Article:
Wakefield. English town in which the vicar, Dr. Primrose, settles after losing his fortune. Its locale is never named, but to Primrose it is more than a place where there is a cure available and a farm that he can manage—it is a refuge, where he can keep his family safe from the world.
Although Primrose’s new home is clearly in England, Goldsmith’s description of it probably draws upon his childhood memories of Lissoy, Ireland, which was undoubtedly also the model for the town celebrated in his meditative poem The Deserted Village (1770). In The Vicar of Wakefield, the hero comments on the fact that the farmers still hold to the old ways and live by the old virtues. They work hard, live frugally, go to church on the Lord’s Day, and find their pleasure in the traditional festivals that every season brings. However, when the vicar returns home one evening, he sees his house on fire and his family in danger and realizes that no place on Earth is truly safe. Moreover, though the local villagers are mostly virtuous people, the vicar’s neighbor and landlord, wealthy Squire Thornhill, has all the vices of “the town,” that is, London.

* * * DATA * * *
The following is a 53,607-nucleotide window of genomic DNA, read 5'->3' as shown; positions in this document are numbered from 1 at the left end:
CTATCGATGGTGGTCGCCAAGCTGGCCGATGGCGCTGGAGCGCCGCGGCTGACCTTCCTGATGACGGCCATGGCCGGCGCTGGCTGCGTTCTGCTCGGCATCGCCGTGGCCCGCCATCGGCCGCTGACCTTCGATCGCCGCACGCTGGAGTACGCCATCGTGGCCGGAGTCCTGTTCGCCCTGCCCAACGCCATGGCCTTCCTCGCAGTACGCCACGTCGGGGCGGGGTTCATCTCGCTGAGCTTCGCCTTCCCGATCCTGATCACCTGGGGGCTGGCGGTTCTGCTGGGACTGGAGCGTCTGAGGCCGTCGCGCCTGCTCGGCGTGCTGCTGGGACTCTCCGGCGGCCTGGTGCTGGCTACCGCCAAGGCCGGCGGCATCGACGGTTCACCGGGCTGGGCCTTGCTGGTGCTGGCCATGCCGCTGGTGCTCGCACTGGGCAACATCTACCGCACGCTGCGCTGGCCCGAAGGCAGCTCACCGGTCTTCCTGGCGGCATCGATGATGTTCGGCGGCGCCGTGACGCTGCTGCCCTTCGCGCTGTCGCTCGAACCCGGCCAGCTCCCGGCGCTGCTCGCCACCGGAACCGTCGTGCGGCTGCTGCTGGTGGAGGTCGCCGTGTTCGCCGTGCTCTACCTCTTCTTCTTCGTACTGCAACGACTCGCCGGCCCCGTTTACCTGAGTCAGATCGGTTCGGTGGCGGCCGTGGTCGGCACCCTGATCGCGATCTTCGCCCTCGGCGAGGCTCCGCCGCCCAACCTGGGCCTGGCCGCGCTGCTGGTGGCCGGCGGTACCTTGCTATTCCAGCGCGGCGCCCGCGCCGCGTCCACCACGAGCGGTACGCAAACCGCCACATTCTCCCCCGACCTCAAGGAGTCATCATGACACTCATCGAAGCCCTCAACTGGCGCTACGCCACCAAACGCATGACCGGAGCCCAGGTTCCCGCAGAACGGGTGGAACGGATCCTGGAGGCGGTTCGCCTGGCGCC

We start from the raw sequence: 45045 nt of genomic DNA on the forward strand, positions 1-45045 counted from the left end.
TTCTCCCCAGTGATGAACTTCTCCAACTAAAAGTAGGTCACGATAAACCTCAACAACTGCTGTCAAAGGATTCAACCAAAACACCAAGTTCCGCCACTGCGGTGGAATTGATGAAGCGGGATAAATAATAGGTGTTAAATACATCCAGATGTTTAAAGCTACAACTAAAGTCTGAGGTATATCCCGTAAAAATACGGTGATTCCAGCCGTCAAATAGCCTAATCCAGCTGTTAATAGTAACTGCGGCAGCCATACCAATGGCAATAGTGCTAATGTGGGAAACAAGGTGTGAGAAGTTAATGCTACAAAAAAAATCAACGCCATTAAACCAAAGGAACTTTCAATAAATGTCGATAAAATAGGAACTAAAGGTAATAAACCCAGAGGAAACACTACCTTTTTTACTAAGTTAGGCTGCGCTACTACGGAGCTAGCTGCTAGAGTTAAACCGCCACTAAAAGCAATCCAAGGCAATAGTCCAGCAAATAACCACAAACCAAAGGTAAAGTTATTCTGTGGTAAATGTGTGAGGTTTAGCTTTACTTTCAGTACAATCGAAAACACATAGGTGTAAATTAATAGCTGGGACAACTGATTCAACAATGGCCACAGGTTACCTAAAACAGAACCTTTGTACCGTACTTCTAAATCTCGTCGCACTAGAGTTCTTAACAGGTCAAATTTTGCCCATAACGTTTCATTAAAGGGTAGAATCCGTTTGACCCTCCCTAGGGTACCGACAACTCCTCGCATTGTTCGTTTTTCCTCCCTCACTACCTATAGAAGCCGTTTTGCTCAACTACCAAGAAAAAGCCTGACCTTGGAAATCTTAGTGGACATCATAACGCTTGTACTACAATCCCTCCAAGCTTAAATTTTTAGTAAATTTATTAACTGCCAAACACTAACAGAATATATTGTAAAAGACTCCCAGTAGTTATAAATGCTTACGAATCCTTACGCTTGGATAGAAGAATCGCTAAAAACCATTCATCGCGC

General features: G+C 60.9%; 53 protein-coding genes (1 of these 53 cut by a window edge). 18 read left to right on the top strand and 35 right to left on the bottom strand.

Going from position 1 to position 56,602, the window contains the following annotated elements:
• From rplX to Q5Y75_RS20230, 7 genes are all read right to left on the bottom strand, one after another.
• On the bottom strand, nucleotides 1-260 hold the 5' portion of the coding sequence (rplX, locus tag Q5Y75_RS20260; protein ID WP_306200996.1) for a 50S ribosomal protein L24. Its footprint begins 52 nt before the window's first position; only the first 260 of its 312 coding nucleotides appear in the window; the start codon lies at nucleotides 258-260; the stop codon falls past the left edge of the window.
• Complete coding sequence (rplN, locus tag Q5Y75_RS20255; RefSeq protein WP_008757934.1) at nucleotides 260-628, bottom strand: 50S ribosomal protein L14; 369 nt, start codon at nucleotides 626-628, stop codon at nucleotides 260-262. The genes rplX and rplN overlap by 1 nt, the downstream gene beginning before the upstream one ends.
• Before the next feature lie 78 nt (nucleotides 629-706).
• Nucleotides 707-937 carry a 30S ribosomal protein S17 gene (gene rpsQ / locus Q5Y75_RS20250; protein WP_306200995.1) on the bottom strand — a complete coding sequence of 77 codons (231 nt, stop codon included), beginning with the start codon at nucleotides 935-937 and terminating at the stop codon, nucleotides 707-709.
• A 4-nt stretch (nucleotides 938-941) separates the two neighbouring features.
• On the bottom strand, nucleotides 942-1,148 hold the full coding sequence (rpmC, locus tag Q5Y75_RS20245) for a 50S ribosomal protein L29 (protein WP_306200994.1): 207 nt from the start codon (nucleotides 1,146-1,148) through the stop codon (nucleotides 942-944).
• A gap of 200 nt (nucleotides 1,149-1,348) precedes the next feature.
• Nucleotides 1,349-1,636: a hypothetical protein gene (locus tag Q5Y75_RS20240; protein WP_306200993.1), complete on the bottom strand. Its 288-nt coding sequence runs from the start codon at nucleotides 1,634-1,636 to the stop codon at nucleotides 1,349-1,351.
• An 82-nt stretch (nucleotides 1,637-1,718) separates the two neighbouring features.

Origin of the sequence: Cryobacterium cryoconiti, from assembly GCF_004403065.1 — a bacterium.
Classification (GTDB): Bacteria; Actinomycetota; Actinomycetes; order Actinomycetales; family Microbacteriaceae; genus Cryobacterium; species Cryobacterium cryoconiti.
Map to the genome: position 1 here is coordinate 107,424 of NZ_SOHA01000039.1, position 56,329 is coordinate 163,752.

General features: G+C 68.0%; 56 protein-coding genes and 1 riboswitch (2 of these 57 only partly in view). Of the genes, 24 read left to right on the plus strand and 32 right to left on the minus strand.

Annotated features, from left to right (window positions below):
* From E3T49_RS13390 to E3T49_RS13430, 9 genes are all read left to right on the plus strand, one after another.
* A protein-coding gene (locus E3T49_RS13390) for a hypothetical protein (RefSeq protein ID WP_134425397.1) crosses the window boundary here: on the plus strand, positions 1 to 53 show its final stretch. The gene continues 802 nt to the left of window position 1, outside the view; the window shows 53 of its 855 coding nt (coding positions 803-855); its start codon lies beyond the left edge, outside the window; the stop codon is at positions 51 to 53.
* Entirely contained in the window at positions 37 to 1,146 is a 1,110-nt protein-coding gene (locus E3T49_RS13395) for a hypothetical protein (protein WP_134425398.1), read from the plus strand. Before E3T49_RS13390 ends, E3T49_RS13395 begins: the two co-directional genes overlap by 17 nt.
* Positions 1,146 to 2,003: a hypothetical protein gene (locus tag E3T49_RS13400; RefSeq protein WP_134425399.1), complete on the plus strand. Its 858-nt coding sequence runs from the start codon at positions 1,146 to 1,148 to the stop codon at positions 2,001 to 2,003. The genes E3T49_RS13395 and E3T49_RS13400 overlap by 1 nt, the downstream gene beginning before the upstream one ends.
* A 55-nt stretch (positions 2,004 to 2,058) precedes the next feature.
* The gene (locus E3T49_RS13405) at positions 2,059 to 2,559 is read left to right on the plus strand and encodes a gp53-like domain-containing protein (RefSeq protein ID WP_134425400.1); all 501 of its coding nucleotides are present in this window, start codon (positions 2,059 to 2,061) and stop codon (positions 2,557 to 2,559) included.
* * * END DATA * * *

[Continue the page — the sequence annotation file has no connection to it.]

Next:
“The town” (London)
“The town” (London). Eighteenth century term for London, the center of English society, luxury, and pleasure. It is a place of great appeal but of even greater peril. After the vicar’s son George is dissuaded from applying for a job in a London boarding school, he tries to become a...
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